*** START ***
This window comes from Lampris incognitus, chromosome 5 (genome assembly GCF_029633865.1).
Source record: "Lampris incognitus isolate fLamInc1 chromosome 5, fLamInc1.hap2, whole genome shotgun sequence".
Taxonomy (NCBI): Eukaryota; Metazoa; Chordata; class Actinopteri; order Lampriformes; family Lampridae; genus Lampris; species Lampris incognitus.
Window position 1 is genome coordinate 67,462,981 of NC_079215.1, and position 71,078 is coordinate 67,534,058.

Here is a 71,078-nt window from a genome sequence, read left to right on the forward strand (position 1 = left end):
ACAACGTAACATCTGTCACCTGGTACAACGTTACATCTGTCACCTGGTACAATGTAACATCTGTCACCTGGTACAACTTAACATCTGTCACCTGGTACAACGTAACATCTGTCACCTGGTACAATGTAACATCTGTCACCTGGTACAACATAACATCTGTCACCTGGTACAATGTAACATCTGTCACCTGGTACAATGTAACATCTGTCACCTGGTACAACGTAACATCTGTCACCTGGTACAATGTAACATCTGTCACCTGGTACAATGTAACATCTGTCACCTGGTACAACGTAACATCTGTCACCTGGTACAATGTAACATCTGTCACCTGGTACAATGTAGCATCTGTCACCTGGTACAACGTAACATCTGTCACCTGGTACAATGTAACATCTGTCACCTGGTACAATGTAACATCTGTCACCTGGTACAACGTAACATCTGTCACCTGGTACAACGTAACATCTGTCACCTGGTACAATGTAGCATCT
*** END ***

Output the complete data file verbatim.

This window comes from Lampris incognitus, chromosome 5 (genome assembly GCF_029633865.1).
Source record: "Lampris incognitus isolate fLamInc1 chromosome 5, fLamInc1.hap2, whole genome shotgun sequence".
Taxonomy (NCBI): Eukaryota; Metazoa; Chordata; class Actinopteri; order Lampriformes; family Lampridae; genus Lampris; species Lampris incognitus.
Window position 1 is genome coordinate 67,462,981 of NC_079215.1, and position 71,078 is coordinate 67,534,058.

Here is a 71,078-nt window from a genome sequence, read left to right on the forward strand (position 1 = left end):
ACAACGTAACATCTGTCACCTGGTACAACGTTACATCTGTCACCTGGTACAATGTAACATCTGTCACCTGGTACAACTTAACATCTGTCACCTGGTACAACGTAACATCTGTCACCTGGTACAATGTAACATCTGTCACCTGGTACAACATAACATCTGTCACCTGGTACAATGTAACATCTGTCACCTGGTACAATGTAACATCTGTCACCTGGTACAACGTAACATCTGTCACCTGGTACAATGTAACATCTGTCACCTGGTACAATGTAACATCTGTCACCTGGTACAACGTAACATCTGTCACCTGGTACAATGTAACATCTGTCACCTGGTACAATGTAGCATCTGTCACCTGGTACAACGTAACATCTGTCACCTGGTACAATGTAACATCTGTCACCTGGTACAATGTAACATCTGTCACCTGGTACAACGTAACATCTGTCACCTGGTACAACGTAACATCTGTCACCTGGTACAATGTAGCATCT